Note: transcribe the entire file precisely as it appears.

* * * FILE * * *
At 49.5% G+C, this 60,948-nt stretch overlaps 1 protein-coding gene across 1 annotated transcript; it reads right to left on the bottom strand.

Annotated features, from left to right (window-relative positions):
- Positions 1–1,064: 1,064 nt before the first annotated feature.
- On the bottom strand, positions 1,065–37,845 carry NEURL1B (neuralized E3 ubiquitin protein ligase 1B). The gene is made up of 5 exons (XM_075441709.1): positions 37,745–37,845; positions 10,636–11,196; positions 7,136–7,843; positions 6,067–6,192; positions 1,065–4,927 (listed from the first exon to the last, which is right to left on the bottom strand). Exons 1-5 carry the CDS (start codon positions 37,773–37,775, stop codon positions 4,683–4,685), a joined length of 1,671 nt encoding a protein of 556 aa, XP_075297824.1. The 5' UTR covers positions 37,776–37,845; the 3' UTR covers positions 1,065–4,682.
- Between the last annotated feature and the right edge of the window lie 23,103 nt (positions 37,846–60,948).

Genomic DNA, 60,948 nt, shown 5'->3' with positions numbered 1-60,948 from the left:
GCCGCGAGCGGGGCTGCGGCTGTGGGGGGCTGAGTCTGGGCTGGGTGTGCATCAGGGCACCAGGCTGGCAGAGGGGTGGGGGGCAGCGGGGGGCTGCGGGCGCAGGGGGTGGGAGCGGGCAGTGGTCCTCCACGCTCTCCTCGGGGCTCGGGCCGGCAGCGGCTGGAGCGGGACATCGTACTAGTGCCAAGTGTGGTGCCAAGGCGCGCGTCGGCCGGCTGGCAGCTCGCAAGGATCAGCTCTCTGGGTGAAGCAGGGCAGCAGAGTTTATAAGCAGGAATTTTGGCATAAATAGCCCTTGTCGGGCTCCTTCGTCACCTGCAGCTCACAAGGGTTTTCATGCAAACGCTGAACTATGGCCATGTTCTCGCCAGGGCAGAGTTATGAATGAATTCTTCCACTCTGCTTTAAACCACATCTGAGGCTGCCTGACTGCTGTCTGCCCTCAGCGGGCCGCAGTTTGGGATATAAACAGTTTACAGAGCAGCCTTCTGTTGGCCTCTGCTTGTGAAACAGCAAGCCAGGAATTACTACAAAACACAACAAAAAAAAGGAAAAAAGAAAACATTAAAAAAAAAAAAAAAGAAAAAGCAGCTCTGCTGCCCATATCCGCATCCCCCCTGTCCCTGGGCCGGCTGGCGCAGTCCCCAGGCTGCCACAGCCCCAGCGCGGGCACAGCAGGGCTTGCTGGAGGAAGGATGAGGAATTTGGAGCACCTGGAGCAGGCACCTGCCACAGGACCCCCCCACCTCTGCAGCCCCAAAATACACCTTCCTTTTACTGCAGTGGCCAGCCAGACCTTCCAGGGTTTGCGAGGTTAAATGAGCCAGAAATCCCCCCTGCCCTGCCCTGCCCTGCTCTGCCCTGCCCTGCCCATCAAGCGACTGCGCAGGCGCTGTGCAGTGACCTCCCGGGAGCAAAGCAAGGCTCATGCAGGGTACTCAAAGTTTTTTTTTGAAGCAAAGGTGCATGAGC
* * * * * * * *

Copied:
At 49.5% G+C, this 60,948-nt stretch overlaps 1 protein-coding gene across 1 annotated transcript; it reads right to left on the bottom strand.

Annotated features, from left to right (window-relative positions):
- Positions 1–1,064: 1,064 nt before the first annotated feature.
- On the bottom strand, positions 1,065–37,845 carry NEURL1B (neuralized E3 ubiquitin protein ligase 1B). The gene is made up of 5 exons (XM_075441709.1): positions 37,745–37,845; positions 10,636–11,196; positions 7,136–7,843; positions 6,067–6,192; positions 1,065–4,927 (listed from the first exon to the last, which is right to left on the bottom strand). Exons 1-5 carry the CDS (start codon positions 37,773–37,775, stop codon positions 4,683–4,685), a joined length of 1,671 nt encoding a protein of 556 aa, XP_075297824.1. The 5' UTR covers positions 37,776–37,845; the 3' UTR covers positions 1,065–4,682.
- Between the last annotated feature and the right edge of the window lie 23,103 nt (positions 37,846–60,948).

Genomic DNA, 60,948 nt, shown 5'->3' with positions numbered 1-60,948 from the left:
GCCGCGAGCGGGGCTGCGGCTGTGGGGGGCTGAGTCTGGGCTGGGTGTGCATCAGGGCACCAGGCTGGCAGAGGGGTGGGGGGCAGCGGGGGGCTGCGGGCGCAGGGGGTGGGAGCGGGCAGTGGTCCTCCACGCTCTCCTCGGGGCTCGGGCCGGCAGCGGCTGGAGCGGGACATCGTACTAGTGCCAAGTGTGGTGCCAAGGCGCGCGTCGGCCGGCTGGCAGCTCGCAAGGATCAGCTCTCTGGGTGAAGCAGGGCAGCAGAGTTTATAAGCAGGAATTTTGGCATAAATAGCCCTTGTCGGGCTCCTTCGTCACCTGCAGCTCACAAGGGTTTTCATGCAAACGCTGAACTATGGCCATGTTCTCGCCAGGGCAGAGTTATGAATGAATTCTTCCACTCTGCTTTAAACCACATCTGAGGCTGCCTGACTGCTGTCTGCCCTCAGCGGGCCGCAGTTTGGGATATAAACAGTTTACAGAGCAGCCTTCTGTTGGCCTCTGCTTGTGAAACAGCAAGCCAGGAATTACTACAAAACACAACAAAAAAAAGGAAAAAAGAAAACATTAAAAAAAAAAAAAAAGAAAAAGCAGCTCTGCTGCCCATATCCGCATCCCCCCTGTCCCTGGGCCGGCTGGCGCAGTCCCCAGGCTGCCACAGCCCCAGCGCGGGCACAGCAGGGCTTGCTGGAGGAAGGATGAGGAATTTGGAGCACCTGGAGCAGGCACCTGCCACAGGACCCCCCCACCTCTGCAGCCCCAAAATACACCTTCCTTTTACTGCAGTGGCCAGCCAGACCTTCCAGGGTTTGCGAGGTTAAATGAGCCAGAAATCCCCCCTGCCCTGCCCTGCCCTGCTCTGCCCTGCCCTGCCCATCAAGCGACTGCGCAGGCGCTGTGCAGTGACCTCCCGGGAGCAAAGCAAGGCTCATGCAGGGTACTCAAAGTTTTTTTTTGAAGCAAAGGTGCATGAGC